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Table 2. Variables before and after static stretching (SS) in all conditions.

https://doi.org/10.1371/journal.pone.0228583.t002

Discussion

We investigated the acute and prolonged effects of 20-s SS on DF ROM, the isokinetic ankle joint plantar flexor torque, and the shear elastic modulus of MG. The two major findings of this study are the following: 1) 20-s SS increased ROM, and this increase was sustained for 10 min after SS and 2) the isokinetic muscle strength and shear elastic modulus showed no significant differences after 20-s SS. Although many studies have investigated the acute and prolonged effect of long-duration SS on the muscle strength and shear elastic modulus [15, 17, 18, 20, 21, 24], to the best of our knowledge, our study is the first to investigate the acute and prolonged effect of 20-s SS on the isokinetic contraction muscle strength and shear elastic modulus. These findings have implications on pre-exercise stretching on sports field.

Results of two-way ANOVA demonstrated a significant interaction for DF ROM and time as well as a significant main effect for time. Based on the results of the post hoc test, DF ROM significantly increased after SS compared with that before SS in all conditions. In addition, DF ROM was significantly higher immediately after SS and 5 min after SS than that 10 min after SS. This result is consistent with that of previous studies [13, 16], which reported that 20-s SS was effective in promptly increasing DF ROM. In addition, our results suggested that the increase in DF ROM by 20-s SS was reduced by 5–10 min after SS. Additionally, they investigated the effect of 5-min SS on the plantar flexor muscle group and reported that the increase in DF ROM was sustained for >30 min after SS [16]. Similarly, Hatano et al. investigated the prolonged effect of 5-min SS on hamstrings and reported that the increase in knee extension ROM was sustained for >30 min after SS [24]. However, in the current study, the increase in DF ROM decreased by up to 10 min, but DF ROM was significantly different at 10 min after SS compared with that at immediately or 5 min after SS. Thus, the sustained effect was smaller on sports field than that in previous studies [16, 24]. There was a difference between the two studies with respect to SS duration: 5 min in previous studies compared to 20 s in this study. As mentioned above, 20-s SS is effective in promptly increasing DF ROM, but the effect is diminished within 5–10 min.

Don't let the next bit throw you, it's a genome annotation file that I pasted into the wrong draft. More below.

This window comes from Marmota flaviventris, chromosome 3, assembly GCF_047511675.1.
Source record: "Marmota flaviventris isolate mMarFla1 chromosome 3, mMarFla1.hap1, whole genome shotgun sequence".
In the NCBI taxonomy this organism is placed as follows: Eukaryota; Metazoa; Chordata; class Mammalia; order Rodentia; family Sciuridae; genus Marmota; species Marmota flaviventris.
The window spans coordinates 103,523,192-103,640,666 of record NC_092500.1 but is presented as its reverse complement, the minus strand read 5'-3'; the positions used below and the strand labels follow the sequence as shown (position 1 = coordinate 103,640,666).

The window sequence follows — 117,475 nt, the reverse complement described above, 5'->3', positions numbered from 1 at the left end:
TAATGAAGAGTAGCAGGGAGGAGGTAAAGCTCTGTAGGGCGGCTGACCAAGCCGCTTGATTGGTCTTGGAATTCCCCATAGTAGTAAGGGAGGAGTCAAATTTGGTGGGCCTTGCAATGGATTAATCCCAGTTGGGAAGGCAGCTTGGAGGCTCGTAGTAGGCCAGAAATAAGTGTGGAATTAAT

There was no significant interaction and main effect of the shear elastic modulus, suggesting that 20-s SS has no effect on the shear elastic modulus. Previous studies have demonstrated a significant decrease in the shear elastic modulus of MG after 2- and 6-min SS [17, 18, 20, 21]. Conversely, this study reported no significant change because SS duration (20 s) used in the current study was much shorter than that used in previous studies [17, 18, 20, 21]. Therefore, we consider that 20-s SS is insufficient to decrease the shear elastic modulus in the medial GM. The previous study identified that increased muscle stiffness may increase the risk of muscle strain and damage [30]. Therefore, in the context of preventing muscle strain and damage, SS duration of 20 s is insufficient.